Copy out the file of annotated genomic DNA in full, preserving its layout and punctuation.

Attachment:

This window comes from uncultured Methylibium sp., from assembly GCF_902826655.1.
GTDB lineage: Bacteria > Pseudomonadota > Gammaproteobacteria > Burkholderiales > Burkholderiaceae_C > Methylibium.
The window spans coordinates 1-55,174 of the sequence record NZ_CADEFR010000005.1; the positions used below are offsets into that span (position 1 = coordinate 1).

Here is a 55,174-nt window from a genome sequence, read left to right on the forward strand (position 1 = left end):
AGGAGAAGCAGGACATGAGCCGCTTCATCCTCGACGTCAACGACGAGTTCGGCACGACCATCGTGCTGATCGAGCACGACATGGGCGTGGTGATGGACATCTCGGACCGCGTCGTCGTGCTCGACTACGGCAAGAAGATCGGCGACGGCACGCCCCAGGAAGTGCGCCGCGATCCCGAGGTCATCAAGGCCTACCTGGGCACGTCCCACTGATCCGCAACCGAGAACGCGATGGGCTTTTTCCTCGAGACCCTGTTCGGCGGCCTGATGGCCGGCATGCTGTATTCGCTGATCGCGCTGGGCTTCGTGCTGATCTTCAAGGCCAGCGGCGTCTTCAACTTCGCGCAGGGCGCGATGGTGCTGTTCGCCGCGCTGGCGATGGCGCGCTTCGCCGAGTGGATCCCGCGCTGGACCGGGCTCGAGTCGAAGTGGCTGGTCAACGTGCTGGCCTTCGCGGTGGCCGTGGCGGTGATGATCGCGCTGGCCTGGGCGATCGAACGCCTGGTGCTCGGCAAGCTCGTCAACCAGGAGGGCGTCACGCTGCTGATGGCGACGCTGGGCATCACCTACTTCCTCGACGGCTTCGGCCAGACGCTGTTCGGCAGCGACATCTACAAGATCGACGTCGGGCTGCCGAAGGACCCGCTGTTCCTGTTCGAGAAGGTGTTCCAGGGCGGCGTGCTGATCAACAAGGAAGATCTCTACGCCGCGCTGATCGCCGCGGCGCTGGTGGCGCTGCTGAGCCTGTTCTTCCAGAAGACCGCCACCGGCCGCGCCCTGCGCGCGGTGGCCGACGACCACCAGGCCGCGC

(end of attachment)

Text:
This window comes from uncultured Methylibium sp., from assembly GCF_902826655.1.
GTDB lineage: Bacteria > Pseudomonadota > Gammaproteobacteria > Burkholderiales > Burkholderiaceae_C > Methylibium.
The window spans coordinates 1-55,174 of the sequence record NZ_CADEFR010000005.1; the positions used below are offsets into that span (position 1 = coordinate 1).

Here is a 55,174-nt window from a genome sequence, read left to right on the forward strand (position 1 = left end):
AGGAGAAGCAGGACATGAGCCGCTTCATCCTCGACGTCAACGACGAGTTCGGCACGACCATCGTGCTGATCGAGCACGACATGGGCGTGGTGATGGACATCTCGGACCGCGTCGTCGTGCTCGACTACGGCAAGAAGATCGGCGACGGCACGCCCCAGGAAGTGCGCCGCGATCCCGAGGTCATCAAGGCCTACCTGGGCACGTCCCACTGATCCGCAACCGAGAACGCGATGGGCTTTTTCCTCGAGACCCTGTTCGGCGGCCTGATGGCCGGCATGCTGTATTCGCTGATCGCGCTGGGCTTCGTGCTGATCTTCAAGGCCAGCGGCGTCTTCAACTTCGCGCAGGGCGCGATGGTGCTGTTCGCCGCGCTGGCGATGGCGCGCTTCGCCGAGTGGATCCCGCGCTGGACCGGGCTCGAGTCGAAGTGGCTGGTCAACGTGCTGGCCTTCGCGGTGGCCGTGGCGGTGATGATCGCGCTGGCCTGGGCGATCGAACGCCTGGTGCTCGGCAAGCTCGTCAACCAGGAGGGCGTCACGCTGCTGATGGCGACGCTGGGCATCACCTACTTCCTCGACGGCTTCGGCCAGACGCTGTTCGGCAGCGACATCTACAAGATCGACGTCGGGCTGCCGAAGGACCCGCTGTTCCTGTTCGAGAAGGTGTTCCAGGGCGGCGTGCTGATCAACAAGGAAGATCTCTACGCCGCGCTGATCGCCGCGGCGCTGGTGGCGCTGCTGAGCCTGTTCTTCCAGAAGACCGCCACCGGCCGCGCCCTGCGCGCGGTGGCCGACGACCACCAGGCCGCGC